For inroads into U.S. policy spaces, the Initiative will ally with progressive voices in U.S. Congress whose firm stance on racial or climate justice can “move the dial.” Offering to engage unheard grassroots voices into policy-making spaces, confronting tokenization of women, Black and Brown individuals, the Initiative calls for injecting wider organized structures, movements and collective voices into policy making to shift to a more feminist, human rights-based structure supportive of a feminist foreign policy.

“While the terminology of feminist foreign policy has come up, we ask what it really means and what kind of transformation it requires. We rally people around the transformative potential of bringing feminist approaches to the table, shaping policies impacting our planet’s climate and for peace in generations to come. We want to put fire in people’s bellies about its possibilities,” said Duarte.

The current paradigm, racialized and rooted in oppressive systems, has distressed marginalized communities and countries. Women of color have stepped up as change makers in worldwide movements–needing more leadership space.

We rally people around the transformative potential of bringing feminist approaches to the table, shaping policies impacting our planet’s climate and for peace in generations to come. We want to put fire in people’s bellies about its possibilities.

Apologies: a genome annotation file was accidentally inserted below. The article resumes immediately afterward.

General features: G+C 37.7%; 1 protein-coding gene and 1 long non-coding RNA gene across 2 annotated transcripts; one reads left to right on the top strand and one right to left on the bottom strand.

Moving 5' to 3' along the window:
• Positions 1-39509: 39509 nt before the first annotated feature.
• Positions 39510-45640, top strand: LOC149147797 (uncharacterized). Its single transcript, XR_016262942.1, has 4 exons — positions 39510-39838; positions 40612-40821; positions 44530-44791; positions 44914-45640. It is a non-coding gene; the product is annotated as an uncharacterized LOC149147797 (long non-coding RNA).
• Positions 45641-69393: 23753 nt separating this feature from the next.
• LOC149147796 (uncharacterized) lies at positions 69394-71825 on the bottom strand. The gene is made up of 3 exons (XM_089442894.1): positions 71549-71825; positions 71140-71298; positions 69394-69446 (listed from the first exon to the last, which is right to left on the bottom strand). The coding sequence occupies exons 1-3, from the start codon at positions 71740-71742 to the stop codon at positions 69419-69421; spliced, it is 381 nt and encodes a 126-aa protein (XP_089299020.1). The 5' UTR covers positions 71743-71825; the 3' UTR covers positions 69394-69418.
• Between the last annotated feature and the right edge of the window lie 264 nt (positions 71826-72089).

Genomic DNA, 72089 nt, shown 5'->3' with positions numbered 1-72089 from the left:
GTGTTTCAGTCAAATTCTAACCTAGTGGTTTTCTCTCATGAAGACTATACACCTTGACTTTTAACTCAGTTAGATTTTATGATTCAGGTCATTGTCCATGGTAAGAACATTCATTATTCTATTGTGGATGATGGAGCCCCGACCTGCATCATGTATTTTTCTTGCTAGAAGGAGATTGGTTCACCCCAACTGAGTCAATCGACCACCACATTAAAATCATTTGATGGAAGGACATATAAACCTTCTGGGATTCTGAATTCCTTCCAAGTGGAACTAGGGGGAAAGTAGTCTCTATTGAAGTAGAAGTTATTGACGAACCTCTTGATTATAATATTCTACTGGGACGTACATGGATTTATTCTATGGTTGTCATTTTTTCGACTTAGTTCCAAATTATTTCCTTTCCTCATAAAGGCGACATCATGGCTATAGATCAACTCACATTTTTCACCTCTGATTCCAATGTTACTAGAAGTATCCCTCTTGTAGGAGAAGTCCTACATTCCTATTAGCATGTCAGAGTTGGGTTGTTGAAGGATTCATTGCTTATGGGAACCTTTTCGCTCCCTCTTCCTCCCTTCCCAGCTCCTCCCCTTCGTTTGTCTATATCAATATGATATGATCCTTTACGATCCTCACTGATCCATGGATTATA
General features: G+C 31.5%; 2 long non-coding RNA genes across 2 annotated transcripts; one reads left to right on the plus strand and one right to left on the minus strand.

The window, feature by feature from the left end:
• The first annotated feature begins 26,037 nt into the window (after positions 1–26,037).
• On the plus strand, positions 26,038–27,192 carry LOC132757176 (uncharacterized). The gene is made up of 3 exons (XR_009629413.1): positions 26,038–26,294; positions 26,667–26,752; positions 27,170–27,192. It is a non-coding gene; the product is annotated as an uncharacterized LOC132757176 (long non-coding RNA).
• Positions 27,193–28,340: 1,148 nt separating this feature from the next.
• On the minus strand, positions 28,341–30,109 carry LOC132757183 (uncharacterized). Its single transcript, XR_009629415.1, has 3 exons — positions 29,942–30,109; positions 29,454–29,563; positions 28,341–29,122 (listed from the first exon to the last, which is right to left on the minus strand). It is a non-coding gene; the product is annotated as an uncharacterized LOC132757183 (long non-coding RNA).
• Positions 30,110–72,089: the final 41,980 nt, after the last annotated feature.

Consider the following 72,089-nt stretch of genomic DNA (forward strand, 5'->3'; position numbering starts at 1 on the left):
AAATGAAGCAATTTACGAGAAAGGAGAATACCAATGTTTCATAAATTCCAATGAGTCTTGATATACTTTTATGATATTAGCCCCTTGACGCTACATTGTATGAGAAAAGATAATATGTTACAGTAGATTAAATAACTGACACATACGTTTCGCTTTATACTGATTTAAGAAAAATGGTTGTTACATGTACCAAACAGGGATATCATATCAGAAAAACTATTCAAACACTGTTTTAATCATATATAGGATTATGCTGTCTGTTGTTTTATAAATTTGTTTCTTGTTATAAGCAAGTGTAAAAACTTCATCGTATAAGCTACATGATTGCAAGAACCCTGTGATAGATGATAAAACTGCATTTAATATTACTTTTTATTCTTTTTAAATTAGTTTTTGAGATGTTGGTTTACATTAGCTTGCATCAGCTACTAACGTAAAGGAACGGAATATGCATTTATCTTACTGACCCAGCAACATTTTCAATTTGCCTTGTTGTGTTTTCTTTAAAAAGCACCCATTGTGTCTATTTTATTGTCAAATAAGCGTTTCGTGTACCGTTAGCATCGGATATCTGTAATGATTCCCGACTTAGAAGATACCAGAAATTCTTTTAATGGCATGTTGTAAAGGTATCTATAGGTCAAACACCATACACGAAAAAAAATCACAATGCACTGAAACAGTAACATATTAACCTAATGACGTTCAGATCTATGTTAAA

Government officials and policymakers can’t tinker at the edges at such gatherings as COP 26, operating in business as usual while frontline communities worldwide are most impacted. Fundamental, transformative solutions, and full fossil fuel industry divestment, is a prevention commitment—playing around with mathematical equations of the carbon market is a false solution, she says, like net zero emissions goals proclamations which beyond “fanfare” offer no fundamental changes.

“Policy makers must take heed to the demands of Indigenous, Black and Brown communities at the front lines of the climate crisis and U.S. wars,” said Duarte. “Those demands taken seriously can transform everything.”

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Jackie Abramian is a social enterprise advisor and board member, committed to amplifying the work of women peace-builders, change makers and social entrepreneurs, empowering girls and women’s equity worldwide, ensuring they have a seat, or two, at the table and are on “the menu” during all negotiations. She’s a member of International Coalition for Democratic Renewal (ICDR) Working Group on Women, Democracy, Human Rights and Security (WDHRS), a corporate communications strategist, and the founder of Global Cadence. Her columns and blogs have appeared in Forbes Women, Thrive Global, HuffPost, GritDaily among others.